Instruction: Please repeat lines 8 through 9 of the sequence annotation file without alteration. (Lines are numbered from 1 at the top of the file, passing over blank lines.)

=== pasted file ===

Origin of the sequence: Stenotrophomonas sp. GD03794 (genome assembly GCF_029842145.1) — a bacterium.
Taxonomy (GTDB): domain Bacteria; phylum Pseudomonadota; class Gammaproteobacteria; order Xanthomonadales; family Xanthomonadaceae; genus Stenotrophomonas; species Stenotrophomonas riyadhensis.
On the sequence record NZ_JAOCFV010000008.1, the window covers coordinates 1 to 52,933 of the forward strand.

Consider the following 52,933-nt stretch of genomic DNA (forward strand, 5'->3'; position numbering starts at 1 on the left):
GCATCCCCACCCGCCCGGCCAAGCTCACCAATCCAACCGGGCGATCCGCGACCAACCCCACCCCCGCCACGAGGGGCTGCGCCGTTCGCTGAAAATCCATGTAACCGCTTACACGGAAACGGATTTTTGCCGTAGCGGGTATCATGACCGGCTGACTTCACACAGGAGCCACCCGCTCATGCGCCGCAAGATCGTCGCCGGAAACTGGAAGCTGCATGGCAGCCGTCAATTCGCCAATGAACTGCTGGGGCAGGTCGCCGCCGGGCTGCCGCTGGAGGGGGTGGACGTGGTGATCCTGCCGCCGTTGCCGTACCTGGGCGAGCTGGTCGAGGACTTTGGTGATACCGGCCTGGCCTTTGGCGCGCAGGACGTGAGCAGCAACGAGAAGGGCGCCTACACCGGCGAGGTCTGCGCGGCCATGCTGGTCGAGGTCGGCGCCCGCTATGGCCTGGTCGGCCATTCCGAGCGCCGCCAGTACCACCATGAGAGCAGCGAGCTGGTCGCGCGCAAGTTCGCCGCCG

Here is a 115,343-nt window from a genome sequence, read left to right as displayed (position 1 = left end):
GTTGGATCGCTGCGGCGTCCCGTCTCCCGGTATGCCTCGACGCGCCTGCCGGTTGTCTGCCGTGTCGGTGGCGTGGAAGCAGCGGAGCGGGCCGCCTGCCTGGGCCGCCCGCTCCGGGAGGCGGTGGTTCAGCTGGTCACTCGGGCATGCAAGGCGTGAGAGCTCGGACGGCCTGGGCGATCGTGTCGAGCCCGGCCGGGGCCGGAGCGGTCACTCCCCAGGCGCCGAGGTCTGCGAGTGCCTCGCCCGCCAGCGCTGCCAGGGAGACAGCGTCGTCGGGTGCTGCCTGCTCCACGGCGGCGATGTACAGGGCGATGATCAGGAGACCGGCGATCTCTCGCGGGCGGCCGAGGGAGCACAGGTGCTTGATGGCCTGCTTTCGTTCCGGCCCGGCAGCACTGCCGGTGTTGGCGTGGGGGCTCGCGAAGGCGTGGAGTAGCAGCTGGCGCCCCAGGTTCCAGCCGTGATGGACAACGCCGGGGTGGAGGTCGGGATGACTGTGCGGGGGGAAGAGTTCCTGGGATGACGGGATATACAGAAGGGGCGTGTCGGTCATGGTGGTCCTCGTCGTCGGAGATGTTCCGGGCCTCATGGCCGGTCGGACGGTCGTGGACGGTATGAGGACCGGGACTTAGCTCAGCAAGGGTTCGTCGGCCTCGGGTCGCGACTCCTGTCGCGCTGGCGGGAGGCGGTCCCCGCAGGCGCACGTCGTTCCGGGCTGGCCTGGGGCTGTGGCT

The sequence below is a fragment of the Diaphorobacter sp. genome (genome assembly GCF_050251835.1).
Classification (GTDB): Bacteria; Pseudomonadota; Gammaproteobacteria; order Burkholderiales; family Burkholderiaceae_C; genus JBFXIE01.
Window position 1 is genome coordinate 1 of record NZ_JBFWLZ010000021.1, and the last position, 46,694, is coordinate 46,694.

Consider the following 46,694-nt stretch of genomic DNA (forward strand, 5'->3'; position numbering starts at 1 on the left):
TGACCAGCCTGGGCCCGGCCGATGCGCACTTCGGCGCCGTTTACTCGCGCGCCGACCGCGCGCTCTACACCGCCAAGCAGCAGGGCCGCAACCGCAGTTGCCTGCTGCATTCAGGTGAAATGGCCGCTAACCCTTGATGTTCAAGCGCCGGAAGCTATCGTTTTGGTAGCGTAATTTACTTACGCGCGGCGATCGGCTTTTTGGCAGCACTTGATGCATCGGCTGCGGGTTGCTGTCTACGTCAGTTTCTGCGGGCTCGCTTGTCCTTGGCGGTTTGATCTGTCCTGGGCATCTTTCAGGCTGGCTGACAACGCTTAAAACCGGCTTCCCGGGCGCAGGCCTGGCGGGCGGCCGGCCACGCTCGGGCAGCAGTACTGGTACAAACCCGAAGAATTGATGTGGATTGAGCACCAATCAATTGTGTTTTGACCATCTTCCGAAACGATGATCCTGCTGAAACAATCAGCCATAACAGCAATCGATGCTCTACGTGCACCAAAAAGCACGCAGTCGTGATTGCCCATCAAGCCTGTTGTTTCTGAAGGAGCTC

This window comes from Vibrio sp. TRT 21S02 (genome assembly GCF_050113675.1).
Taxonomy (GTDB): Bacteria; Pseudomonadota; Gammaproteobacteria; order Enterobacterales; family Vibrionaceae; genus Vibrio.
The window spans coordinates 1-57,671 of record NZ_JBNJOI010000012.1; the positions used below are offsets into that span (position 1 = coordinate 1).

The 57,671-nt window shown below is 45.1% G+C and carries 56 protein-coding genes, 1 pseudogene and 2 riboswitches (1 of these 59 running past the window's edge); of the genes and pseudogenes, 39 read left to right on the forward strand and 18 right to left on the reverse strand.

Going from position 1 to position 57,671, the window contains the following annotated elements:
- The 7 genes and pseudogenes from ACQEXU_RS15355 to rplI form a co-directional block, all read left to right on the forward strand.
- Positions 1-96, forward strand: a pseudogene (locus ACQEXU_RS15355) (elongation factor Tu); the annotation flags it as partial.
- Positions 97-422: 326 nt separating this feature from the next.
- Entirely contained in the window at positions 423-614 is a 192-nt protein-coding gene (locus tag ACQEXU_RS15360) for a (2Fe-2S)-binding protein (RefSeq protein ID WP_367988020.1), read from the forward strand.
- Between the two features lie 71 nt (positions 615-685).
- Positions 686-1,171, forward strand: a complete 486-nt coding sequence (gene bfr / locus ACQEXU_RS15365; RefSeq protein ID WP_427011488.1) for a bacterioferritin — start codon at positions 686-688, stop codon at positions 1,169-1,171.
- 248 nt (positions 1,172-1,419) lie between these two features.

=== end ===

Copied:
The sequence below is a fragment of the Diaphorobacter sp. genome (genome assembly GCF_050251835.1).
Classification (GTDB): Bacteria; Pseudomonadota; Gammaproteobacteria; order Burkholderiales; family Burkholderiaceae_C; genus JBFXIE01.